The number of reported coronavirus cases (and the media coverage) continues to increase on a daily basis. I thought it might be interesting to take a look at the financial markets as an attempt to gauge the level of concern. I am using December 10 as the date when the term first entered the public consciousness in a real way. Looking at these charts/tables I would generally say that the level of concern, as judged by these measures, is relatively low. Here is a table of the return of four major segments of the equity market, 12/10/19 through 2/14/20 (Source: Bloomberg). As you can see, stocks have done well through this period, despite the volatility/weakness in the second half of January.

Index Total Return
S&P 500 8.25%
Russell 2000 3.69%
MSCI EAFE 2.66%
MSCI Emerging Markets 5.78%

Here is the performance of the sectors of the S&P 500 over the same time period, ranked poorest to best (Source: Morningstar). The definition of “defensive sectors” has changed in recent years as technology has disrupted so many industries, but looking at these two charts I would say that risk assets (as represented by equities) have performed well since the news of the coronavirus broke. I would also say that “quality” and “defense” have led. US large cap has outperformed and within large cap, technology, utilities and even health care are some of the best/better performers. Many of these themes in place for most of the past decade.

Index Sector Total Return
S&P 500 Sec/Energy TR USD -5.27
S&P 500 Sec/Materials TR USD 1.56
S&P 500 Sec/Financials TR USD 3.47
S&P 500 Sec/Cons Staples TR USD 4.25
S&P 500 Sec/Industrials TR USD 5.31
S&P 500 Sec/Health Care TR USD 5.40
S&P 500 Sec/Commun Services TR USD 7.35
S&P 500 Sec/Cons Disc TR USD 9.44
S&P 500 Sec/Utilities TR USD 12.71
S&P 500 Sec/Information Technology TRUSD 17.20

In other markets, asset classes that are historically considered “safe havens” in a flight to quality environment have also done well. Here is the US yield curve point to point 12/10/19  to 2/14/20 showing yields declining.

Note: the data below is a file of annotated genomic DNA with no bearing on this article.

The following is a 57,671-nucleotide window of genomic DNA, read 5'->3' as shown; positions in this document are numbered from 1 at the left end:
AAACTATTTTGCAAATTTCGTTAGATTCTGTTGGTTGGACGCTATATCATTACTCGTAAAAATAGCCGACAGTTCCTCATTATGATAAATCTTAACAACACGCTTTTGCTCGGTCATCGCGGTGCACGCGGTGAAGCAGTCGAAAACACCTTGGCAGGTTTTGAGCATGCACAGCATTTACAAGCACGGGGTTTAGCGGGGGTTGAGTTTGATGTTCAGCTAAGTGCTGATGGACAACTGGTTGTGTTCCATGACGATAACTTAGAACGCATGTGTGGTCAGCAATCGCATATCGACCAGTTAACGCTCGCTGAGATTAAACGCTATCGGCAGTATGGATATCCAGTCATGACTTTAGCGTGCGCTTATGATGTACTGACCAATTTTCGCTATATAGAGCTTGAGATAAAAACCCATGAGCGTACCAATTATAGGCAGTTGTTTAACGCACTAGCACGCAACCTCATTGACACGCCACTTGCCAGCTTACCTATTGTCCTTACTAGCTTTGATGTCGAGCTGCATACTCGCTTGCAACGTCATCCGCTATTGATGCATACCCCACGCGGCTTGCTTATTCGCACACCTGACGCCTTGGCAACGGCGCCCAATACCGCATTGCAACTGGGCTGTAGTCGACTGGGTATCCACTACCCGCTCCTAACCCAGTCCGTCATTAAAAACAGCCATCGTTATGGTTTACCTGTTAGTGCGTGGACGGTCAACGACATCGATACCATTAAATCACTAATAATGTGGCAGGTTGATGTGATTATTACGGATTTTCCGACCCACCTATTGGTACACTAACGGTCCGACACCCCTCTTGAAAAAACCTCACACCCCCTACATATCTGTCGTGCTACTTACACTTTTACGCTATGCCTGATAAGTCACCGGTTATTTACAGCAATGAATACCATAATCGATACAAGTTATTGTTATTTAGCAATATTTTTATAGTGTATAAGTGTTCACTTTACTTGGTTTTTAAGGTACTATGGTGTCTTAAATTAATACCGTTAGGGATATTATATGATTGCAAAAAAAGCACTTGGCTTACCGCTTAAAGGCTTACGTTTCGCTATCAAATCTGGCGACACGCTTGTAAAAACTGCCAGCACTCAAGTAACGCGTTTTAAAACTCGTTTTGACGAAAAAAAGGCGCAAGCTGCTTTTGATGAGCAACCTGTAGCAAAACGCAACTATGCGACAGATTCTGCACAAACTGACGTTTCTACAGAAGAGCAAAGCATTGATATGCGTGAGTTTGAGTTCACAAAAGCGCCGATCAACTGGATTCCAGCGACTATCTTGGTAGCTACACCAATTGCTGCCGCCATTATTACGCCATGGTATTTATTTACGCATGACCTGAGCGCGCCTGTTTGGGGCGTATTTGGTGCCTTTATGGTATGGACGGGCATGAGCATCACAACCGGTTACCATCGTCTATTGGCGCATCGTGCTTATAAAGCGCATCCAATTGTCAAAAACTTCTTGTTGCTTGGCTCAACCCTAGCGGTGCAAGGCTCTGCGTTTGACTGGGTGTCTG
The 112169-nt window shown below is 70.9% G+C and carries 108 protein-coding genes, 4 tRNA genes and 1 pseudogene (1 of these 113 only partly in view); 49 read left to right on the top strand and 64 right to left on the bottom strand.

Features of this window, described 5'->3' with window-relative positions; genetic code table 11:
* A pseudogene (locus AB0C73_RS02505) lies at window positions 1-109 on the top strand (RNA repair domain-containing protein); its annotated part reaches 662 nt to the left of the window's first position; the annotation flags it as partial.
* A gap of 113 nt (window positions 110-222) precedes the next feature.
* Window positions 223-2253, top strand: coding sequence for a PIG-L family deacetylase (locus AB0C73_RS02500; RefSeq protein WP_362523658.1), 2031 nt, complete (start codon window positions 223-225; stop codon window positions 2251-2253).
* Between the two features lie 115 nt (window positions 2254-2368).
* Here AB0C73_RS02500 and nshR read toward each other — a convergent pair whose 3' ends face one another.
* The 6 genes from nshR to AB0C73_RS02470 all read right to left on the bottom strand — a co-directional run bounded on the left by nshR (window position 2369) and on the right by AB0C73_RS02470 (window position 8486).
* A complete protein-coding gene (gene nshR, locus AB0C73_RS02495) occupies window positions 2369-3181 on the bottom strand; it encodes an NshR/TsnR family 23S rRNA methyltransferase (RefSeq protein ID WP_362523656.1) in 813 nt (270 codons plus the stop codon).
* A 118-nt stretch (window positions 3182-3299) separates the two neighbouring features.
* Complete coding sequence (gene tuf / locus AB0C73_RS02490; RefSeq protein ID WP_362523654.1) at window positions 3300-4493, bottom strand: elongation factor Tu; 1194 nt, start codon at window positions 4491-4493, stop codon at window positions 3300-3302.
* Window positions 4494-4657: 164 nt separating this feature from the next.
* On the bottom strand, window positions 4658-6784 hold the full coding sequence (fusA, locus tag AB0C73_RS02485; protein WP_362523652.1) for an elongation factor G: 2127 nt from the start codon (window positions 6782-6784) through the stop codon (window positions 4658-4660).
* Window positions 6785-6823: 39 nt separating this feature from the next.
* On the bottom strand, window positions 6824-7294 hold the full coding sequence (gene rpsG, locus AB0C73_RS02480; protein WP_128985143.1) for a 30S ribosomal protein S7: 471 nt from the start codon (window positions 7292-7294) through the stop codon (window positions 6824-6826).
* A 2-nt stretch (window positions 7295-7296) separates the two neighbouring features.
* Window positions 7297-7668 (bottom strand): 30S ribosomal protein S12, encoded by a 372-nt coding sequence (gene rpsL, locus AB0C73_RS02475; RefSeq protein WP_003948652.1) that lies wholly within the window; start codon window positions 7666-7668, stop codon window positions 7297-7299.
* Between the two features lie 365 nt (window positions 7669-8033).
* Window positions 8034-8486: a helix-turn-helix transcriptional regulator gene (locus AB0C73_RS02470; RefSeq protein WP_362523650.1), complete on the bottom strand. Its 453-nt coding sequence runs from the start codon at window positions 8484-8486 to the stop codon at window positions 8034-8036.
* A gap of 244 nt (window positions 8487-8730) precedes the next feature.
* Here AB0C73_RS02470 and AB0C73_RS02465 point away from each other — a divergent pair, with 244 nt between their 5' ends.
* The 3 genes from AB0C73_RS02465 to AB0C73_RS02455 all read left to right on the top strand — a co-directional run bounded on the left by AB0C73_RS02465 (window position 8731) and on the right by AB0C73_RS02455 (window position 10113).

Source: Bloomberg

Here is gold.

Source: Bloomberg

And here is the US dollar index.

Source: Bloomberg

So it appears the markets are sending mixed messages; stocks are up but “safe haven” assets (gold, Treasuries and the US dollar) are also performing well since news of the outbreak. I would make two observations:

  • This suggests that while tragic, the coronavirus is not yet threatening the financial markets.
  • Markets remain focused on the big picture. The US economy was a bit softer entering the New Year, traders believe the Fed is predisposed to cut rates further and the market/economic impact of previous and similar events (SARS and MERS) was muted.

It is important to be mindful that so many other things are happening in the world as they were in previous pandemic events. We will continue to monitor this, but to date it appears stocks remain focused on low rates, a friendly Fed, and an economy that continues to expand.

© 2020 Moneta Group Investment Advisors, LLC. All rights reserved. These materials were prepared for informational purposes only based on materials deemed reliable, but the accuracy of which has not been verified.. You should consult with an appropriately credentialed professional before making any financial, investment, tax or legal decision. Past performance is not indicative of future returns. These materials do not take into consideration your personal circumstances, financial or otherwise.